Breakeven oil prices for U.S. shale: analyst estimates

eagle-ford-us-shale_gas1

A sharp decline in oil prices over the past four months has called into question the sustainability of North American shale production. Global benchmark Brent crude has fallen about 30 percent since June due to oversupply, weakening demand and indications that key oil producers, particularly Saudi Arabia,  have limited appetite to intervene in prices. Bernstein Research said earlier this year that about a third of U.S. shale production would be uneconomical if oil prices were to fall to $80 per barrel.

Jim Noe, executive vice president at Hercules Offshore Inc., (HERO), a Houston-based drilling-services company with rigs in the Gulf of Mexico, the Mideast, India and West Africa, said companies such as his are monitoring weak oil prices closely.  The decline in oil has brought well-placed fears that deepwater and ultra deepwater oil operations will be significantly cut back. Because Seadrill (SDRL) is one of the most leveraged rig lessors, shares have sold off more than most.

Atwood Oceanics (ATW), Noble (NE) and Ensco (ESV) are also feeling the pressure from lower oil prices.

According to a report by research consultancy IHS Energy, most shale plays are economic and ~80% of potential drilling in 2015 would remain strong at WTI crude oil prices as low as $70 per barrel.

“Since 2008 the cumulative growth in U.S. tight oil production has been 3.5 million b/d—far exceeding supply gains from the rest of the world combined—making tight oil the key driver of global supply growth,” said Jim Burkhard, Vice President, IHS. “While current lower crude oil prices do present challenges for new investment, IHS analysis shows that the vast majority of potential U.S. supply growth in 2015 remain economical at $70 for WTI.”

What is the Eagle Shale Formation?

The Eagleford Shale is a shale rock formation located in multiple counties in South Texas. The Eagle Ford Shale Formation has been one of the hottest shale plays this year because several companies are finding huge pools of oil & natural gas. Oil can be found in McMullen County, Texas while Natural Gas has been found in the Eagle Ford Shale located in La Salle County, TX.

The Eagle Ford Shale is over twice as large as expected. Producing 2.5 times the number of wells AND output – according to a speech delivered by John Cornyn (R-Texas) at the final day of the Eagle Ford Consortium, here in San Antonio.

There are over 200 active operators in the 30 county area that is prospective for the Eagle Ford Shale.

 

Overproduction of frac sand is a risk.

Demand for frac sand has been growing at 28.3% annually and is expected to continue growing at over 10% through 2022.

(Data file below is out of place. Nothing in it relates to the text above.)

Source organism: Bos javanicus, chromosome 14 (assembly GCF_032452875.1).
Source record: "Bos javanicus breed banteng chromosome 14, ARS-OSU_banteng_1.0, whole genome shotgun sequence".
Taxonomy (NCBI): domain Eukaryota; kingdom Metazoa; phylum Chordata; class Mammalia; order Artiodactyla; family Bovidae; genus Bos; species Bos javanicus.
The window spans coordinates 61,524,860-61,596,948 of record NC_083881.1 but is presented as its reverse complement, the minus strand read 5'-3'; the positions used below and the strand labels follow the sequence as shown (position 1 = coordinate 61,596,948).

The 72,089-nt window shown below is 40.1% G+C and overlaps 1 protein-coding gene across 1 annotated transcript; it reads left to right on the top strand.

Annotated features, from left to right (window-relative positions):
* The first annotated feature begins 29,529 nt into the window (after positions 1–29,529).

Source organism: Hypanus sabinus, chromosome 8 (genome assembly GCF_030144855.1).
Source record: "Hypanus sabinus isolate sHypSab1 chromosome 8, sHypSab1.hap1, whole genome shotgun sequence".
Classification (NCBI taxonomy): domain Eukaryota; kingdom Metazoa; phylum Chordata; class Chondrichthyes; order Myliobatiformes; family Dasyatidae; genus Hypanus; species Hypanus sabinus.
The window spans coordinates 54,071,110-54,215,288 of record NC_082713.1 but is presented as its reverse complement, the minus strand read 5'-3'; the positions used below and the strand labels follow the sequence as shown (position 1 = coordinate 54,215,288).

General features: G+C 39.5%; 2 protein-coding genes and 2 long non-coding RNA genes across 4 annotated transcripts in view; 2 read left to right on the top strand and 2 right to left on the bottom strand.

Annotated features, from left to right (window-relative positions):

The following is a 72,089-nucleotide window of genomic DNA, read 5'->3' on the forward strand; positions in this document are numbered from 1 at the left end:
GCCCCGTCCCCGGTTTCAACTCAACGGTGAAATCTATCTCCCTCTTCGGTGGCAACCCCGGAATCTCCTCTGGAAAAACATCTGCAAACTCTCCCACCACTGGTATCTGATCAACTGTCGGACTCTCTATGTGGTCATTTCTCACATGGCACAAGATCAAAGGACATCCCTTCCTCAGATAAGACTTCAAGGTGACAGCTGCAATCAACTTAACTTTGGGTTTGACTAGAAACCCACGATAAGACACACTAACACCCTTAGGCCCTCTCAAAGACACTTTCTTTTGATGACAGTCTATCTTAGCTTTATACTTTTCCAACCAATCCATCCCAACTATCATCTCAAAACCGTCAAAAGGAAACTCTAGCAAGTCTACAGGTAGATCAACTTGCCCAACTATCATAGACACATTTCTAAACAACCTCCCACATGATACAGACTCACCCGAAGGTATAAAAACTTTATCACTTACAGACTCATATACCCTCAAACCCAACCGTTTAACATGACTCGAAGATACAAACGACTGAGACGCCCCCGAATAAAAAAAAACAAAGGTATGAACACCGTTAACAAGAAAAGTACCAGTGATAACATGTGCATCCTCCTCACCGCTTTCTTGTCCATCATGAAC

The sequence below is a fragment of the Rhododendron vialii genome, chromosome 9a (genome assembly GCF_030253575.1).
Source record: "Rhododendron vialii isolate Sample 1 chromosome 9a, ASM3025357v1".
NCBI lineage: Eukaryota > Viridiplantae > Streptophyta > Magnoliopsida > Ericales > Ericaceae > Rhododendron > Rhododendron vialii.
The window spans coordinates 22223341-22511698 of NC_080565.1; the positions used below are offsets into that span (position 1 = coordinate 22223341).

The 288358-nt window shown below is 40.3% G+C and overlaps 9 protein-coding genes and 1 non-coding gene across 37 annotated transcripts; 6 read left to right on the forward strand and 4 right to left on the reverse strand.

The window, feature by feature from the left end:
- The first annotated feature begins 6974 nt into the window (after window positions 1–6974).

In fact, U.S. Silica has seen such a surge in demand that it was able to raise prices by an average of 20% this year, and recently announced that it sold out of production through mid-2018.

This kind of surging demand has resulted in major production expansion throughout the industry. For example here are the growth plans for U.S. Silica, Emerge Energy Services, and Hi-Crush Partners, the three largest suppliers in the industry.

  • SLCA U.S. Silica: 102% planned capacity growth over next two years
  • EXP Emerge Energy Services: 68% increased capacity by the end of 2015
  • HCLP Hi-Crush Partners: 325% capacity growth in just one year

The long-term contracts these companies have secured for this increased production means that a short-term decline in energy prices, and thus demand for frac sand, isn’t a major concern. However, should slowing global economic growth or recession result in a long-term reduction (three to five years) in energy prices, then U.S. Silica and its peers will face the prospect of their current lucrative contracts expiring and themselves sitting atop literal mountains of frac sand, while demand may have fallen off a cliff. This might result in frac sand prices crashing and could eviscerate these companies’ margins and share prices in the long term.

 

KLR GROUP (Oct. 22)

“The U.S. E&P industry needs (more than) $90 NYMEX, about $100 Brent, oil prices to maintain the current oil rig count of 1,500-1,600 rigs, which is intrinsic to our U.S. oil production outlook. A comparable NYMEX oil price is needed to maintain the projected pace of Canadian oil sands development.”

===============================================================

MORNINGSTAR INC (Oct. 21)

“Our analysis suggests that the average breakeven for our E&P coverage is $70 per barrel, well below our $90 per barrel marginal cost and below today’s $80 per barrel WTI (West Texas Intermediate) oil price.” “Our estimate of the marginal cost for oil remains $90 per
barrel WTI and $100 per barrel Brent.”

===============================================================

BERNSTEIN RESEARCH (Oct. 20)

“We estimate that about a third of U.S. shale oil production is uneconomic at $80 per barrel WTI. We disagree with other estimates, including those cited by the IEA, which suggest the vast majority of shale oil production is robust at such prices. Our expectation is that (the) oil price will revert back to a level where a much smaller portion of production is uneconomic.”

===============================================================

ROBERT W. BAIRD EQUITY RESEARCH (Oct. 14)

“We estimate $73 as the weighted average breakeven point for U.S. supply.”

SHALE FIELD BREAKEVEN OIL PRICE PER BARREL

Eagle Ford Liquids Rich $53
Wolfcamp North Midland $57
Bakken Core $61
Niobrara Extension $64
Eagle Ford Oil $65
Niobrara Core $68
Wolfcamp South Midland $75
Bakken Non Core $75
Texas Panhandle $81
Mississippi Lime $84
Barnett Combo $93

==============================================================

MORGAN STANLEY (Oct. 14)
“U.S. oil shale is moving down the cost curve and adding to the global oil production mix as operators continue to improve drilling and fracturing performance – essentially getting more from shale wells for less capex.”